“Meet Marty”


Coming around the corner in the grocery store last week I encountered this tall metal object beeping at me. Since I don’t speak robot, I was not sure what I was supposed to do. Was it wanting to go past me? Was I to wait for it to turn the corner? I stared at it for a while and it kept beeping. Deciding it had no better idea than I did about what to do, I moved around it and went on down the next aisle.

This robot is named Marty and comes equipped with googly eyes to make it seem more what? Personable? I found the encounter unsettling and asked at the checkout stand what was the purpose of this roving robot. Apparently it moves up and down the aisles looking for spilled items and then announces–in a robot voice–“clean up in aisle 4.” Previously I saw a disabled young man roving the store with a mop. Perhaps Marty replaced him.

Marty, it turns out, is equipped with a camera. “Only to record if someone kicks him,” I am told. Ha! Call me suspicious, but I doubt it. I guess this “soft” introduction of a robot into a  union employee grocery chain is to get us used to mechanical intrusions. The store has failed to convince all of us to check out ourselves, bag our own groceries, pay by credit card, and leave without any human interaction at all. Some of us Luddites still prefer to see a cashier when we buy groceries. But the writing is on the wall, I am afraid.

Maybe I can convince Marty to carry my purchases to the car!




27 thoughts on ““Meet Marty”

  1. I know robots, and most computerized things are supposed to improve efficiency, but I’m positive I’m not the only person who is filled with joy when I navigate all the automated questions and finally can speak with a human.

    Liked by 1 person

  2. There must be a lot more clean-ups to clean up in your store than in stores in my neighborhood if a full-time robot (which replaced a disabled young man with a mop) is needed to roam the aisles looking for spills. And “Marty” doesn’t even carry a mop, so the smarty who hired Marty is only getting half the work out of him that the disabled young man did….which leads me to believe that Marty’s principal job is looking for shoplifters. It probably won’t take long for shoplifters to figure that out, so don’t be surprised if you see Marty with a paper bag over his head in aisle 4 next time you go to the store.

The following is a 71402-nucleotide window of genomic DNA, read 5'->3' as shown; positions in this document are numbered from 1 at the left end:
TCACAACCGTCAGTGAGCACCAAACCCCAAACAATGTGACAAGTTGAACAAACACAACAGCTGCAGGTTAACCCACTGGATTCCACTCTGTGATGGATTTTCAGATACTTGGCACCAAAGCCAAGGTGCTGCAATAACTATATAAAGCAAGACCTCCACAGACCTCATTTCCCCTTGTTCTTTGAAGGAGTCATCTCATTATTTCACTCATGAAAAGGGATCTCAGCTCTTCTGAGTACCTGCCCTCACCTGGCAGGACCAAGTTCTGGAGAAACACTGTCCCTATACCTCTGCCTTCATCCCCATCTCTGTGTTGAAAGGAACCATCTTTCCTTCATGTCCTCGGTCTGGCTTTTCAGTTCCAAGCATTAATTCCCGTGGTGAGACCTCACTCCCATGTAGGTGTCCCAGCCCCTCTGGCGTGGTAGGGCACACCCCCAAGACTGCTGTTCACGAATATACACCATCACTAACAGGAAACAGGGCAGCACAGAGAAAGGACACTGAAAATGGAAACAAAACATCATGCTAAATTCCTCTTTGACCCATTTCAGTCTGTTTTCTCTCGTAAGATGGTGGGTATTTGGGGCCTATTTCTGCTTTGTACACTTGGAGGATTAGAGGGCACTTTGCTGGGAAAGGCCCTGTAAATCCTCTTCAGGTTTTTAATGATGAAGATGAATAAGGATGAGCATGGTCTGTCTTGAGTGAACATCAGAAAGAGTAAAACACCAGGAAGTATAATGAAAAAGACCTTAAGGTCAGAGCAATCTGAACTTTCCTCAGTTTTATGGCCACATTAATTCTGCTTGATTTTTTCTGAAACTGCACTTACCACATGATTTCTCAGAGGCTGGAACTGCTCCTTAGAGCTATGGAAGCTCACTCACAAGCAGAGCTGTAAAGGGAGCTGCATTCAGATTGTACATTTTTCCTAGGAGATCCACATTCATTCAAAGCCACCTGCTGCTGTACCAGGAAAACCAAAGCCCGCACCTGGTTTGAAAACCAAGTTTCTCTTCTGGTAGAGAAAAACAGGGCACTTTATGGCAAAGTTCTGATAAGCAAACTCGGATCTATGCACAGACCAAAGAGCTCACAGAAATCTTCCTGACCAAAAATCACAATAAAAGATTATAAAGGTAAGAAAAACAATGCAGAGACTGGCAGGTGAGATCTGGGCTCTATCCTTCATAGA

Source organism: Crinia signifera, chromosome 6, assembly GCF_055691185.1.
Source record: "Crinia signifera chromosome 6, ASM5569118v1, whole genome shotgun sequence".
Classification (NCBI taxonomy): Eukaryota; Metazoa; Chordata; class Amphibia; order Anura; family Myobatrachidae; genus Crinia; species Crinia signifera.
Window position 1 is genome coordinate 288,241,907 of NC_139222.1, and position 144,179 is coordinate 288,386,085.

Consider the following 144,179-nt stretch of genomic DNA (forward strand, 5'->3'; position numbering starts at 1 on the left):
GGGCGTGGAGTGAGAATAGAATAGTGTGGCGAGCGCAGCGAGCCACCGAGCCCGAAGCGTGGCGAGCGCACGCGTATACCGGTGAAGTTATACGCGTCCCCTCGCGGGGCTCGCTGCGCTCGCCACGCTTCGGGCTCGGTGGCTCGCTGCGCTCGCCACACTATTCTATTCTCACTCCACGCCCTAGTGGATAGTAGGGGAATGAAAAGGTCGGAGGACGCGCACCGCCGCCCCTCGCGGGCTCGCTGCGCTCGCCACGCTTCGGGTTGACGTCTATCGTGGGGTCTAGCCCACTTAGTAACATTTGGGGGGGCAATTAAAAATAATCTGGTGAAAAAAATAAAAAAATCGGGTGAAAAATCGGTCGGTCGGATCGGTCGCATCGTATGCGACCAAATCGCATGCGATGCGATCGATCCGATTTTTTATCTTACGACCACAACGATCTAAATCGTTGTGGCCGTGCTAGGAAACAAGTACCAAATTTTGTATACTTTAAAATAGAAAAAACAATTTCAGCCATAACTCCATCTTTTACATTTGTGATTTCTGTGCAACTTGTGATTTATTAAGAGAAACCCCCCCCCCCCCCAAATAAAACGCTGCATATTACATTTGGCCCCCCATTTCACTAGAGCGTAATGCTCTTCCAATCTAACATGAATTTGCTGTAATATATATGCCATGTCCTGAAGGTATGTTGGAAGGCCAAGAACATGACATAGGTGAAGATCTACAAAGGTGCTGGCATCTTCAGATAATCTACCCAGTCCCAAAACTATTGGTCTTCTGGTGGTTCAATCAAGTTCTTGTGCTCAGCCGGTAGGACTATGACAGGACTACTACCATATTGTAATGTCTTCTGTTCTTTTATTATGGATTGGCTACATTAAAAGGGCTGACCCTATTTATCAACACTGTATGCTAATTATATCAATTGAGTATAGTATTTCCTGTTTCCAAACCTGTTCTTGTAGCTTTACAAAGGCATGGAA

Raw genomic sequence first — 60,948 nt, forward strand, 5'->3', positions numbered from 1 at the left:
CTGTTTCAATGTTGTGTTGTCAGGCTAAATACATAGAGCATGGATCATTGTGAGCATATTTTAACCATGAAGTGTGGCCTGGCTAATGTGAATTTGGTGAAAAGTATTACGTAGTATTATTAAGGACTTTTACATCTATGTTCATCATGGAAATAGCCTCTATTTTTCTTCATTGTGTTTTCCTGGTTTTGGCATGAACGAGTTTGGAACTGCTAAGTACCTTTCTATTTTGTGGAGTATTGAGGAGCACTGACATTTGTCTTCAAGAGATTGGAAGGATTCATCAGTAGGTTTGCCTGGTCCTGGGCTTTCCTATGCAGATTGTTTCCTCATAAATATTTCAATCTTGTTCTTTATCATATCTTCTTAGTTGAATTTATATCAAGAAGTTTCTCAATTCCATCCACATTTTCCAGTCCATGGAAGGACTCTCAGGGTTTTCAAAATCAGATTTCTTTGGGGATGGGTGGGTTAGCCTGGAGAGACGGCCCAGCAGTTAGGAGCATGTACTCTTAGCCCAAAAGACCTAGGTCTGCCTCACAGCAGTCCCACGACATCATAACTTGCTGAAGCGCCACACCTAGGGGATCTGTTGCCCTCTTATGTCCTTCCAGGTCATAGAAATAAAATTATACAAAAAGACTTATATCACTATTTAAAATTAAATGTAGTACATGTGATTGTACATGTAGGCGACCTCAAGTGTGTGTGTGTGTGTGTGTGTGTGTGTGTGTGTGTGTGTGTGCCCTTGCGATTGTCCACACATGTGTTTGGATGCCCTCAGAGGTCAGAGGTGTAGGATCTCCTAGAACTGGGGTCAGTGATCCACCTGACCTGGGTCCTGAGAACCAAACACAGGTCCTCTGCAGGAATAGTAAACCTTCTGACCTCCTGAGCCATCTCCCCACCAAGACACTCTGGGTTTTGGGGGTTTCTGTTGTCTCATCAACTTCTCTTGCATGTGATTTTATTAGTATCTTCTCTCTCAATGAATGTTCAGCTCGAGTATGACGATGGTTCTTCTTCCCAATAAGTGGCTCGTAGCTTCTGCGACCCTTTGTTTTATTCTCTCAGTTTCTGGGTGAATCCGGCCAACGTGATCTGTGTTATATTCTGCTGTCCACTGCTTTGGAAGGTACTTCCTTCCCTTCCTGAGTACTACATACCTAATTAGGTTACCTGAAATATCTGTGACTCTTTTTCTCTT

Liked by 2 people

      1. Marty’s eyes probably don’t do the ‘seeing,’ so if a shoplifter puts a paper bag over Marty’s head hoping to avoid detection, his/her ass is likely to get ‘pinched.’


  3. I am part of a focus group for “Wally World”, and they are setting up several types of robots with different functions. The one we were discussing would scan shelves for misplaced items and alert employees to move them. We had to come up with ideas for signage for the robot to let shoppers know to leave it alone. It seemed everyone came up with, “This is not the droid you are looking for.”

    Several people mentioned that the robots looked like fun targets for bored teenagers.

    Liked by 1 person

  4. I refuse to use the ‘self-scan’, or automated checkouts. It is important to keep the jobs, and I prefer to deal with a person at the checkout too. As for ‘robot cleaners’, I think they may be some way off over here. Our national obsession with ‘health and safety’ would worry too much about someone tripping over one, or crashing into it on their electric scooter. 🙂
    Best wishes, Pete.


  5. My heart hurt a little bit when I read “Previously I saw a disabled young man roving the store with a mop. Perhaps Marty replaced him.”
    I’m resistant to doing all of my transactions through screens and robots. It makes me sad.


  6. I wouldn’t want to meet Marty in my local shop! I’s find it a lot easier without the attempt to make it look ‘human’. A humble – and shorter – device, clearly a machine, would feel less weird. But I’m well aware that change is inevitable and this is the direction in which we’re headed. There will be benifits, I’m sure.


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